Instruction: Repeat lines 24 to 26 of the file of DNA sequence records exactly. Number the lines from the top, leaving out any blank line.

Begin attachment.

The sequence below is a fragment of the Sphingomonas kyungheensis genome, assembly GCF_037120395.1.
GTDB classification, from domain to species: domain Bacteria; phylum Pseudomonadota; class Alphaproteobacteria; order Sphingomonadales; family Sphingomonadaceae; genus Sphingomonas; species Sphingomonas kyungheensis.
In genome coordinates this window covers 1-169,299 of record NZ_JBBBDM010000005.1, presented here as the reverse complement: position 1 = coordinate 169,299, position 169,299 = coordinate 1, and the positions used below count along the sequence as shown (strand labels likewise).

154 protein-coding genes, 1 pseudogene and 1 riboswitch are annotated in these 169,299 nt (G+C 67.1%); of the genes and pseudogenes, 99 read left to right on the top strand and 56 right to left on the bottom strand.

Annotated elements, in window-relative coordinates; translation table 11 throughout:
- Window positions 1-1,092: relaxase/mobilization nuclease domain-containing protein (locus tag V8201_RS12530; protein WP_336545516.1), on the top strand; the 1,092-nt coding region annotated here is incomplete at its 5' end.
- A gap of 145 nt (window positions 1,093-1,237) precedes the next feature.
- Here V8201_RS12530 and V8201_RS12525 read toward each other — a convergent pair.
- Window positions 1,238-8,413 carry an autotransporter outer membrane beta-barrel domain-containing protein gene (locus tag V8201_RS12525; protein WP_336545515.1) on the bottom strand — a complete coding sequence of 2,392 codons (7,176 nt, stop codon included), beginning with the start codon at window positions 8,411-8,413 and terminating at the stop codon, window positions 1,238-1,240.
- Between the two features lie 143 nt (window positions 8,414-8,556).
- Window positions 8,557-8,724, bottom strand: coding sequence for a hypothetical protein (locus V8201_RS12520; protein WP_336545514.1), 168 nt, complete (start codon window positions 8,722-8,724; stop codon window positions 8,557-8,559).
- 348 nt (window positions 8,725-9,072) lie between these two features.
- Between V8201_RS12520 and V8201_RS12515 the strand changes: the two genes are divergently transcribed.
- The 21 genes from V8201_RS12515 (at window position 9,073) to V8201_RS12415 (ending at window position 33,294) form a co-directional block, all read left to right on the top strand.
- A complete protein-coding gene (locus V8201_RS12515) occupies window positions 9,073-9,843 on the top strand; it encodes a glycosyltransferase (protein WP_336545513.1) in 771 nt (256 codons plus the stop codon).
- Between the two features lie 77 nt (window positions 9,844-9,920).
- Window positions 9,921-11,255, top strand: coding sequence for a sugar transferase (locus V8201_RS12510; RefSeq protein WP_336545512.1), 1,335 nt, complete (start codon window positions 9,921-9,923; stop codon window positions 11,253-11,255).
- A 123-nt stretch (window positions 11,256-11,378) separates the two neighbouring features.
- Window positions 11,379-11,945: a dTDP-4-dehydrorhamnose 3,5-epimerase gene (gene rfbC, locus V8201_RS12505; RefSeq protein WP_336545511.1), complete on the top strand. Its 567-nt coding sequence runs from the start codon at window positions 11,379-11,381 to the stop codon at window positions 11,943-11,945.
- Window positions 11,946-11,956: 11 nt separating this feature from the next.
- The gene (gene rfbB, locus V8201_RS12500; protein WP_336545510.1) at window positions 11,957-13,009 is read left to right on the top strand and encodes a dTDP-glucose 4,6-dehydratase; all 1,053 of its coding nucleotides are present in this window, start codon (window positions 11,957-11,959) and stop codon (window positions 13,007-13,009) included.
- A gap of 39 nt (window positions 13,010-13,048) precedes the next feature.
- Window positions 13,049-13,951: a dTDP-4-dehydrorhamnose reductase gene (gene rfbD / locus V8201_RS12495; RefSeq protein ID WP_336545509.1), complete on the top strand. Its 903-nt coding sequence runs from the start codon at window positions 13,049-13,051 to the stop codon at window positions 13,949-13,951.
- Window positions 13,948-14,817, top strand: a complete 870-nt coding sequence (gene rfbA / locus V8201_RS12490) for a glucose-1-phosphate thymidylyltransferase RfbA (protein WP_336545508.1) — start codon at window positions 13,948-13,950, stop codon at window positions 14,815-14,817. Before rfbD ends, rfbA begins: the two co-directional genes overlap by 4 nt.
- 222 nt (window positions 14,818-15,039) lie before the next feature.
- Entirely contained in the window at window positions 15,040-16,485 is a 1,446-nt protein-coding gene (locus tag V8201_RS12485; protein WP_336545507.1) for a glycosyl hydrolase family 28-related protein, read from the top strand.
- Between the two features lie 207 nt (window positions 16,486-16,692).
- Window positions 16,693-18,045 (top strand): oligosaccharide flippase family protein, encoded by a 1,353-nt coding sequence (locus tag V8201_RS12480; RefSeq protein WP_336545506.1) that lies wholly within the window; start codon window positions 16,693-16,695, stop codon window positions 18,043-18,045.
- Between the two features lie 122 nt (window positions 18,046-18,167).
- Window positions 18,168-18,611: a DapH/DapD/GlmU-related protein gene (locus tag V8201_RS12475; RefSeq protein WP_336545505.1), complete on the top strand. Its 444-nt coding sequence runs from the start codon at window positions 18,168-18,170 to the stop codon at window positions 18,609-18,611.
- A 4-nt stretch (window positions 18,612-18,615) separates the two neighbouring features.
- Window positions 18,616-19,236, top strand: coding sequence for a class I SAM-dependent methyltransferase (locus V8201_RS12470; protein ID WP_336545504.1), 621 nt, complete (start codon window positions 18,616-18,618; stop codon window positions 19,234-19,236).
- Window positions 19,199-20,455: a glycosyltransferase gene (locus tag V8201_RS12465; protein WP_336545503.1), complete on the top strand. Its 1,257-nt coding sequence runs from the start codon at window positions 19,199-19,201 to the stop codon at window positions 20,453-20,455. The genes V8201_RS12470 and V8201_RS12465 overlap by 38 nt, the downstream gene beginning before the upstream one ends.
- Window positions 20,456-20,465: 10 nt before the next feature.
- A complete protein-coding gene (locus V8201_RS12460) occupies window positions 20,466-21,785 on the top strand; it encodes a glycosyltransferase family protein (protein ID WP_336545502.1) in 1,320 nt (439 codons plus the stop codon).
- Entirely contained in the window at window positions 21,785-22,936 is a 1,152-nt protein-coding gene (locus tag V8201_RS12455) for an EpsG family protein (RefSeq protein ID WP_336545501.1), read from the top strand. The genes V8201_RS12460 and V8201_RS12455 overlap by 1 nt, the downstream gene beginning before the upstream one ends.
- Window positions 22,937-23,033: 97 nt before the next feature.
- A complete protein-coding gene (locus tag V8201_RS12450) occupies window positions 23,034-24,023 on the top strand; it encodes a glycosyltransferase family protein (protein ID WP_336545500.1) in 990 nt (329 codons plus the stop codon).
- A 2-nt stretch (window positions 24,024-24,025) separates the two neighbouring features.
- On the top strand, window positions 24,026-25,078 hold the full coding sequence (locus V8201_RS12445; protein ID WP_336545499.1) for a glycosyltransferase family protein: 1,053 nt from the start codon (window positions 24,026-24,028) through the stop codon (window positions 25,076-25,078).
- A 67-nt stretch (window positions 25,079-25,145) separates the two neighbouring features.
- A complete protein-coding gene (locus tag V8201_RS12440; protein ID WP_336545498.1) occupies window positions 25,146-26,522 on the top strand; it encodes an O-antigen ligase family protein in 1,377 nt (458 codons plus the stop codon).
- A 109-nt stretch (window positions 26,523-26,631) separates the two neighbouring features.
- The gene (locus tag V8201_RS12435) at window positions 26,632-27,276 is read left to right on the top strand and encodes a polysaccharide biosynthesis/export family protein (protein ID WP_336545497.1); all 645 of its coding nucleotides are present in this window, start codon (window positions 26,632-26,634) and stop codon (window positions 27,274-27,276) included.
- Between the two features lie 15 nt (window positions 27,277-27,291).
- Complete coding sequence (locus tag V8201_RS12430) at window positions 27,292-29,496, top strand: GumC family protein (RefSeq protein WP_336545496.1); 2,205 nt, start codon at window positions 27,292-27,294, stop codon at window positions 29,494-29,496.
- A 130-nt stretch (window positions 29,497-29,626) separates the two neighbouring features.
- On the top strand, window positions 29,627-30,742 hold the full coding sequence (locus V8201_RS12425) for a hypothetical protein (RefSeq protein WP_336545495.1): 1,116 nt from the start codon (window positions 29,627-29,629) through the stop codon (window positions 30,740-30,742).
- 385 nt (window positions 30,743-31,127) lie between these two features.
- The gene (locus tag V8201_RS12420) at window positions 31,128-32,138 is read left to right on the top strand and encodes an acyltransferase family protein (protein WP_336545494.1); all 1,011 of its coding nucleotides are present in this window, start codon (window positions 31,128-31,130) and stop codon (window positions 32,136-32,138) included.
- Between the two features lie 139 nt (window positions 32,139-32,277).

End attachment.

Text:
- Window positions 13,948-14,817, top strand: a complete 870-nt coding sequence (gene rfbA / locus V8201_RS12490) for a glucose-1-phosphate thymidylyltransferase RfbA (protein WP_336545508.1) — start codon at window positions 13,948-13,950, stop codon at window positions 14,815-14,817. Before rfbD ends, rfbA begins: the two co-directional genes overlap by 4 nt.
- 222 nt (window positions 14,818-15,039) lie before the next feature.
- Entirely contained in the window at window positions 15,040-16,485 is a 1,446-nt protein-coding gene (locus tag V8201_RS12485; protein WP_336545507.1) for a glycosyl hydrolase family 28-related protein, read from the top strand.